Real Connection Amid the Chatter
Book Marketing Part 2—More Online Play
By Rachelle Christensen
Previously we talked about the big names in social media. If you’re going to be anywhere, be in those places. But once you’re comfortable, go ahead and expand. The web is just bursting with places to promote your books. Here are a few other marketing outlets you should take a look at.
Pinterest—Pinterest is big. It would be wise to create an account, but do NOT do so for the sole purpose of marketing. This platform is tons of fun and offers another way for readers/writers to connect with you, but if you’re only going to be pinning images of your books, it won’t be helpful. Consider creating a “Writing Board” and a board for one of your “Books in Progress,” as well as another board that might tie into your characters. You can have a lot of fun with Pinterest—and do great research for your books as well.
Facebook—Previously we talked about getting an author page. If you have a personal page, keep it that way and utilize your author page for connecting with your readers.
Twitter—You can use autofeed to post material from your blog and/or Facebook to Twitter.
Blogs—Make your blog about your reader, not about you or your book. Engage with readers to build a dedicated audience. You can use Blogger or Wix or many other builders to make a blog—or a lot of people also like WordPress.com. Here’s a handy guide with pictures showing how to start up on Blogger. You can easily search the Internet to find out more. Surf the net to find blogs that resonate with you and then ask why. Here are some of my favorite blogs:
YouTube—Do you like to make videos, provide instruction, etc? If so, create your own YouTube channel and start gathering subscribers. If you have valuable content, this is another good forum.
Wikipedia—Consider registering yourself on Wikipedia. I’m sure you’ve heard the old joke that Wikipedia is the last place you want find “facts,” but depending on the online presence you may have, it’s smart place to go so that you can get your own facts right. (There are a lot of rules about what you can and can’t do in terms of entries about yourself or your books on this forum, so read the rules.)
LinkedIn—Mostly for professionals, and great for nonfiction authors and coaches, this is fast and easy to set up and you’ll connect with hundreds of people fairly quickly. It’s a good idea to set up your profile before someone else with your same/similar name sets one up.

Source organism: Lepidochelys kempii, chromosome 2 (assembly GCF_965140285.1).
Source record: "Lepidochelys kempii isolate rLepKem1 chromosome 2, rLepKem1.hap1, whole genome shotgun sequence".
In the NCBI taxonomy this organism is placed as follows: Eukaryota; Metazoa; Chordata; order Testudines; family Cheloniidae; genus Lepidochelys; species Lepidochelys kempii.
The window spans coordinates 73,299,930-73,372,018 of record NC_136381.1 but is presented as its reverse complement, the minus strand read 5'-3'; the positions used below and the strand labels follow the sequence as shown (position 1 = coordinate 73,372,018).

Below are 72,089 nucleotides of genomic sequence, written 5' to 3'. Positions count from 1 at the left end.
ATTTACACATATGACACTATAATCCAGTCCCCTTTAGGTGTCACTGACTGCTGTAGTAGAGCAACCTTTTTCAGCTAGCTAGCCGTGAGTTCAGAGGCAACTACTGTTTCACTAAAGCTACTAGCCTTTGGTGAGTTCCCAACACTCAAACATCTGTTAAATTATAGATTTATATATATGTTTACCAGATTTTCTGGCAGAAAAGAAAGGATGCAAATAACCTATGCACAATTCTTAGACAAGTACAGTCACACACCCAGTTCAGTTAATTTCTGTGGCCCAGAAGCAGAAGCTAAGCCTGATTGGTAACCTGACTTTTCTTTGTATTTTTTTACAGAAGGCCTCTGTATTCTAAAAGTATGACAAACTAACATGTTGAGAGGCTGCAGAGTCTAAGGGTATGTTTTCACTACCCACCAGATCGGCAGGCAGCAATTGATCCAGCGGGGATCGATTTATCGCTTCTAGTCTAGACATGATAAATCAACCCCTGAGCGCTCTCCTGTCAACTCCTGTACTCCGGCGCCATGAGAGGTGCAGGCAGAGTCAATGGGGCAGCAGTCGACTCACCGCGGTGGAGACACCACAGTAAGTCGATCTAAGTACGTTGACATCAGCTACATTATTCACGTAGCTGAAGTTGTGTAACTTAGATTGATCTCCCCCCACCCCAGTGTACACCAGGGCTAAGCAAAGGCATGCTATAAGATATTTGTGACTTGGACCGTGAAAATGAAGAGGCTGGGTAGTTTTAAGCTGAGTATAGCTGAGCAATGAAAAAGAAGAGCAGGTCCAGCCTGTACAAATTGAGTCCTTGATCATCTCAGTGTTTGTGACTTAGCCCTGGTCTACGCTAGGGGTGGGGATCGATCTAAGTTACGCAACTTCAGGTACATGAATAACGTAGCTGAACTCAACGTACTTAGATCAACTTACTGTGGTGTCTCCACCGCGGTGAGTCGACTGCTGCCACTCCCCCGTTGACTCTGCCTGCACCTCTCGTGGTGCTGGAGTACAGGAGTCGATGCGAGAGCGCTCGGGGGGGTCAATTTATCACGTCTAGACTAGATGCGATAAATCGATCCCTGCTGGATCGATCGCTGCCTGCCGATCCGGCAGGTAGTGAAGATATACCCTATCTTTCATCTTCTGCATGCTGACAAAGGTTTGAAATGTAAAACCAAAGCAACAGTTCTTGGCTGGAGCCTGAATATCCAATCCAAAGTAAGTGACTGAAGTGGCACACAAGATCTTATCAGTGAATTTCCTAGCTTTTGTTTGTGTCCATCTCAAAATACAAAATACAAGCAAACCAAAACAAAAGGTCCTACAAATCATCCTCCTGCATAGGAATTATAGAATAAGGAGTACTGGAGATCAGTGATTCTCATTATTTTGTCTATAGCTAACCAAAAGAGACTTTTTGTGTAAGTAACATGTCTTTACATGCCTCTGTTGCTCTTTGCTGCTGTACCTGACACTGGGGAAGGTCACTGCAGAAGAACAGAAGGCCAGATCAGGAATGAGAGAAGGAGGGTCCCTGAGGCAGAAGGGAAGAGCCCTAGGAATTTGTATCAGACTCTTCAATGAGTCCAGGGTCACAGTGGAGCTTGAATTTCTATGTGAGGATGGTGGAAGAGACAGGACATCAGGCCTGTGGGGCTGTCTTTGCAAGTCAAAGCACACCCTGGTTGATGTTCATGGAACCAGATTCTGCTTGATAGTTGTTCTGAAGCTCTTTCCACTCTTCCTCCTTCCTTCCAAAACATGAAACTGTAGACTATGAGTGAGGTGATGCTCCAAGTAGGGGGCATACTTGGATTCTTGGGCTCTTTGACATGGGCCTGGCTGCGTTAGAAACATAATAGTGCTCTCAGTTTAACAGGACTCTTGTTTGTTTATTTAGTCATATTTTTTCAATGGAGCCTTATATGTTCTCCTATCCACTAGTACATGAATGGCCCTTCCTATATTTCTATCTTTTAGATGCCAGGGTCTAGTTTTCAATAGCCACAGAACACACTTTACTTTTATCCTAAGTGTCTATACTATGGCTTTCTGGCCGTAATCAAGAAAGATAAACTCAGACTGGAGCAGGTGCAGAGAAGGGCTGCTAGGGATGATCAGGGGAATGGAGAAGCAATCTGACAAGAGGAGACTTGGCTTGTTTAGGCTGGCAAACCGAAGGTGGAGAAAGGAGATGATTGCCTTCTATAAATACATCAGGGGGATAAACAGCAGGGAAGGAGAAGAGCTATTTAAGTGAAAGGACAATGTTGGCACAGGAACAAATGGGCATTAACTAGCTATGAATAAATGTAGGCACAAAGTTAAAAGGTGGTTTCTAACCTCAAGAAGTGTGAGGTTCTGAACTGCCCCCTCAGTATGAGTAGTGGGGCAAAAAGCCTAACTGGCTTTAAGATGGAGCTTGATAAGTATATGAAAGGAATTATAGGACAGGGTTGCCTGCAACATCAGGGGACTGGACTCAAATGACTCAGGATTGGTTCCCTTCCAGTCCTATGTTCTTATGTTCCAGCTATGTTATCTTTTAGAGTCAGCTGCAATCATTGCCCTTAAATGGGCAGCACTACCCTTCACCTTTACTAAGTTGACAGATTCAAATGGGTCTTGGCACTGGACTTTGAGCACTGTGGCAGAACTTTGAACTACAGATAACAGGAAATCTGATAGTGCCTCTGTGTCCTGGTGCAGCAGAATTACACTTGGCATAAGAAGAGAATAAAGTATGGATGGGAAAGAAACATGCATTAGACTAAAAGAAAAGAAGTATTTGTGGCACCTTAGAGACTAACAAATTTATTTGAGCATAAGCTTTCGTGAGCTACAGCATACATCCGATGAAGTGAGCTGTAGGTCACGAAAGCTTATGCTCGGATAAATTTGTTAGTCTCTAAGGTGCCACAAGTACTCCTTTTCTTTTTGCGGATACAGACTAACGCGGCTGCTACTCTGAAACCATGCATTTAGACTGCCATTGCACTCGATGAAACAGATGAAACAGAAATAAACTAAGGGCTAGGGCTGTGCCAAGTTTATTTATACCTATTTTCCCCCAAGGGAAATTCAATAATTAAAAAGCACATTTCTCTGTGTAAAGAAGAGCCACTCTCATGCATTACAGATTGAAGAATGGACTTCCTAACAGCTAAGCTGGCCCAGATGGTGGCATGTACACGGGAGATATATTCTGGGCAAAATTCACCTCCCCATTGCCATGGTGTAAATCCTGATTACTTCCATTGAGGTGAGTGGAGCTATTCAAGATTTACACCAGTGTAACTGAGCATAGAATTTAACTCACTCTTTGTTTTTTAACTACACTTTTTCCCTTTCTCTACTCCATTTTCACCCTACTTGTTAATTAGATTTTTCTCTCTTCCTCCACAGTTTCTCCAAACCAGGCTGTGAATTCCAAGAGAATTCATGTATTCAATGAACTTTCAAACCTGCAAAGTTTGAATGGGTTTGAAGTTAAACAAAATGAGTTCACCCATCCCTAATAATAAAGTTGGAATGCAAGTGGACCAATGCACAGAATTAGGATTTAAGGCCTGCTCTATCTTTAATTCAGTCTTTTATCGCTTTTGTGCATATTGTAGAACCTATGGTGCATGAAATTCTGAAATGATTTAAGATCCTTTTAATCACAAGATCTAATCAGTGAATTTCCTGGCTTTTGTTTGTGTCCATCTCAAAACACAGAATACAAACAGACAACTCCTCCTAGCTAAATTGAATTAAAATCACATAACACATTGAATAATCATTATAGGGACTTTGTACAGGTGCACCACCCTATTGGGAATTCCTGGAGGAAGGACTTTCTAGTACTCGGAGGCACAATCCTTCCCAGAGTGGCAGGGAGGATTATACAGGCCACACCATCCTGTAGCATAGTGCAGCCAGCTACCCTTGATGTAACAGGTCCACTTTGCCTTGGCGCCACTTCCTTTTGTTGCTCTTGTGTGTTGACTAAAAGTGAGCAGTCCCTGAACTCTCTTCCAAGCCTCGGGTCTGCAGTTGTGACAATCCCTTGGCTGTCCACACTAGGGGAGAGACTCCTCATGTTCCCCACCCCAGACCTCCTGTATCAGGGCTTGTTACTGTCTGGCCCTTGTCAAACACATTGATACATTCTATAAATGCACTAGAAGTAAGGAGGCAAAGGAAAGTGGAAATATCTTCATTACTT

Instagram—Lots of people love sharing photos and connecting this way. If you enjoy this, then hop on board.
TikTok—Love it or hate it, lots of young people and readers hang out here. You could try the new BookTok aspect to connect with readers. If you’re game, check out TikTok here.
There are many, many more social outlets out there. But lots of them come and go (Flickr and Tumblr are still hanging on, but does anyone remember Google+?), so we won’t list them all here. Make sure you don’t spread yourself too thin. Many writers fall into the trap of losing their writing time to social media. I certainly could stand to improve in all of the outlets I’ve discussed, but at this point in my life, with young children, I choose to spend my tiny bit of spare time writing.
I hope these tips will help you get started and on the pathway to successful marketing that is enjoyable and effective! Next up will be offline marketing and other fun ideas. So watch for that!
Do This Now
- Make a list of all the social media sites you belong to. Now decide which ones will give you the most traffic.
- If you’re not already on the top six services, check them out and sign up.
- One of the best ways to get traffic to come to you is to go to them. Find sites you like and comment (be nice, helpful, insightful). If people like what you have to say, they may check you out. Just be sure to identify yourself in a way that makes it easy to find you.
- Check out more promotion posts in our archives (Click on the “Book Promotion & Platform Building” category.)
Share with us your marketing worries or success stories. What marketing tips would you like to see from us in the future?
Rachelle J. Christensen is a mother of four who writes suspense and enjoys online marketing. She has organized blog tours and book blasts, and is frequently sought out for her secrets on low-cost Internet marketing. Her clients include a multimillion-dollar worldwide company, publishers, and dozens of authors, including New York Times Bestseller David Farland and celebrity Merrill Osmond. Visit her website or Facebook.